In this May 22, 2018 file photo Democratic candidate for Georgia Gov. Stacey Abrams waves in Atlanta.
John Bazemore | AP
In some ways, Stacey Abrams is an outlier among the names being floated as potential vice presidential running mates for presumptive Democratic nominee Joe Biden.
For instance, she moonlights as a romance-suspense novelist.
And when it comes to politics her experience level is limited compared to other potential picks.
Abrams served in the Georgia House of Representatives, but has not led a state, like Michigan Gov. Gretchen Whitmer, or served in Congress, like Sen. Kamala Harris. Abrams tried to move up the political ladder in 2018 when she ran for governor of Georgia, but lost to then-Secretary of State Brian Kemp, a Republican, in a high-profile race that vaulted her into the national spotlight.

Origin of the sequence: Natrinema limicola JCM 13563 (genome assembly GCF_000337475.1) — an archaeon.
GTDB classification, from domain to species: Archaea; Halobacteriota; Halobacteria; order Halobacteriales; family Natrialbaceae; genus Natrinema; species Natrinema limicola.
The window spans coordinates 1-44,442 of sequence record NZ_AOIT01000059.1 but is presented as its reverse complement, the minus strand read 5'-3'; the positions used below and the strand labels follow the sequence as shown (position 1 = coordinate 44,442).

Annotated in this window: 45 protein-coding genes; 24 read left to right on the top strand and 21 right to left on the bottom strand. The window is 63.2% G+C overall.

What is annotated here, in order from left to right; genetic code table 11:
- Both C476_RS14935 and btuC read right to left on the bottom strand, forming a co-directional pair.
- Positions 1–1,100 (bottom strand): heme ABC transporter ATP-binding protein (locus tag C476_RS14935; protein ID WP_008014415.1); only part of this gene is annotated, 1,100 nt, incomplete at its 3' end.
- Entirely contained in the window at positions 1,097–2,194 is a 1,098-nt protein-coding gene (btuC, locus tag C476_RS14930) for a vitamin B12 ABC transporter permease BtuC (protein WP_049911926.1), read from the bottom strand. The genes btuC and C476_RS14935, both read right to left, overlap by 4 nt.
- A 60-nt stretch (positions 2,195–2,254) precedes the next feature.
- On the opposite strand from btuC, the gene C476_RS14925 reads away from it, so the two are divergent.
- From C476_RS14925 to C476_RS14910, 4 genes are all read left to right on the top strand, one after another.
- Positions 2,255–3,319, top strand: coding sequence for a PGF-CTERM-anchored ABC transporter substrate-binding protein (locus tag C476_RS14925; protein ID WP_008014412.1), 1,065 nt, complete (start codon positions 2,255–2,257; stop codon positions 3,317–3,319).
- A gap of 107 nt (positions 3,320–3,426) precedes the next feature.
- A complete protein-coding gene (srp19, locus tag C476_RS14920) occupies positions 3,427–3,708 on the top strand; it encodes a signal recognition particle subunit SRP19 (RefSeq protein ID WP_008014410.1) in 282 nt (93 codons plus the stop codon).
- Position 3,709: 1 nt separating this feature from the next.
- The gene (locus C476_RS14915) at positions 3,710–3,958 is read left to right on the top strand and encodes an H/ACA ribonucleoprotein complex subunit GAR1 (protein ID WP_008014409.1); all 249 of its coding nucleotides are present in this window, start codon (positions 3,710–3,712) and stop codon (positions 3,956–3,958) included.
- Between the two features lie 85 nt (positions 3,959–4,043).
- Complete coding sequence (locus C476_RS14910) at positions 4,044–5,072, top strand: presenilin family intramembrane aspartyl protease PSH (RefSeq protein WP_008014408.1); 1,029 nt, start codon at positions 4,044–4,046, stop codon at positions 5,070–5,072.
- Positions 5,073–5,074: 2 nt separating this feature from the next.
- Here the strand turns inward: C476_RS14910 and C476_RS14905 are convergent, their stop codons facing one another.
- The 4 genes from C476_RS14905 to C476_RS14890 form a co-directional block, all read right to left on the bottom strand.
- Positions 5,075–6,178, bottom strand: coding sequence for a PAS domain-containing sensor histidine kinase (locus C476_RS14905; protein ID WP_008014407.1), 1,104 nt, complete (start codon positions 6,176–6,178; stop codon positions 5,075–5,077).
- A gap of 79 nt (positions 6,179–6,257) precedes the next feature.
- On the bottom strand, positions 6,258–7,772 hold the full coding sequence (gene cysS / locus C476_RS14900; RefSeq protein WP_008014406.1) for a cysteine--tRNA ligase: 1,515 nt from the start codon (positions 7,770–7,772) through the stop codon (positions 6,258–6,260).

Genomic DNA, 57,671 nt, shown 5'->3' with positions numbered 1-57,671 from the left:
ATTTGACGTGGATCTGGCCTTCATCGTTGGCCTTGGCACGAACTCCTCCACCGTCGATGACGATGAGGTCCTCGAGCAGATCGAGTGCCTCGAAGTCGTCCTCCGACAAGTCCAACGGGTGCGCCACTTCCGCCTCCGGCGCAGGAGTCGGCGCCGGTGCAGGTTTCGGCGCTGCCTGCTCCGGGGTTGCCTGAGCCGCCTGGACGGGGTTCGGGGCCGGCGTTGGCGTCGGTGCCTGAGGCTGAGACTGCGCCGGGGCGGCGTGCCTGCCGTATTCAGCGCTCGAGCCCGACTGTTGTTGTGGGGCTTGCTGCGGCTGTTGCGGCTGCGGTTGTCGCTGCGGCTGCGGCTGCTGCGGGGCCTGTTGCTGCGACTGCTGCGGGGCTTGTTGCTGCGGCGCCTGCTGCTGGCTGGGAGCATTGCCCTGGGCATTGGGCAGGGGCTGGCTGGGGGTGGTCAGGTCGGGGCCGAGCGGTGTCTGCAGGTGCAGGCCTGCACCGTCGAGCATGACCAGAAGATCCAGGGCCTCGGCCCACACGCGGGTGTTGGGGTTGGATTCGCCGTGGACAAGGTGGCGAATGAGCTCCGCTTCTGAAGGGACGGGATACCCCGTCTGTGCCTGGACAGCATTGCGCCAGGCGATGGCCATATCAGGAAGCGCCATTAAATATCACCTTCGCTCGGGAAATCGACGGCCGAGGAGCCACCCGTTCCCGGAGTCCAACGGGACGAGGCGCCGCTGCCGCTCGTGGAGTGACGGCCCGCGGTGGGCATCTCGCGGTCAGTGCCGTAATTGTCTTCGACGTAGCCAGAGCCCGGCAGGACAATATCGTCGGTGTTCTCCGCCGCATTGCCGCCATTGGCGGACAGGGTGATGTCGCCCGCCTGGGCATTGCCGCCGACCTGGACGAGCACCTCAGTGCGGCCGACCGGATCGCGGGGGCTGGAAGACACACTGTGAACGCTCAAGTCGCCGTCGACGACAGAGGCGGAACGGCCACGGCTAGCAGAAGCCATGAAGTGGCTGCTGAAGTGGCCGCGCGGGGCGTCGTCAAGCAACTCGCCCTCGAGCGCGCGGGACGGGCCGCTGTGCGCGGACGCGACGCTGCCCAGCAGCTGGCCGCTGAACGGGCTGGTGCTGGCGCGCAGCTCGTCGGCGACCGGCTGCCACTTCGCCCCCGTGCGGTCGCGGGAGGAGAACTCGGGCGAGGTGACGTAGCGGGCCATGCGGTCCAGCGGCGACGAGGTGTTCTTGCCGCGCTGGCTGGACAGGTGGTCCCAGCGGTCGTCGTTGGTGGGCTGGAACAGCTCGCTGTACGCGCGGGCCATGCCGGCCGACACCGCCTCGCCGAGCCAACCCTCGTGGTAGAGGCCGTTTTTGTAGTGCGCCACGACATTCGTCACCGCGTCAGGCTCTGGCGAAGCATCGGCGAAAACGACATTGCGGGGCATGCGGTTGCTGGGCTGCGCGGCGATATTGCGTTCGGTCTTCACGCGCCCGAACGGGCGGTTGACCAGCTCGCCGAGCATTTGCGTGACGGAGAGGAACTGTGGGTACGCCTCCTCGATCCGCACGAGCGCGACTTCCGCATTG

For all the attention she has received, though, she remains a bit of a long shot to join Biden. On Wednesday’s “Late Show with Stephen Colbert,” Abrams said she had yet to hear from the Biden camp as potential running mates undergo vetting. Yet she has continued to make her case to join the ticket.
“I know that when I’m asked the questions ‘Are you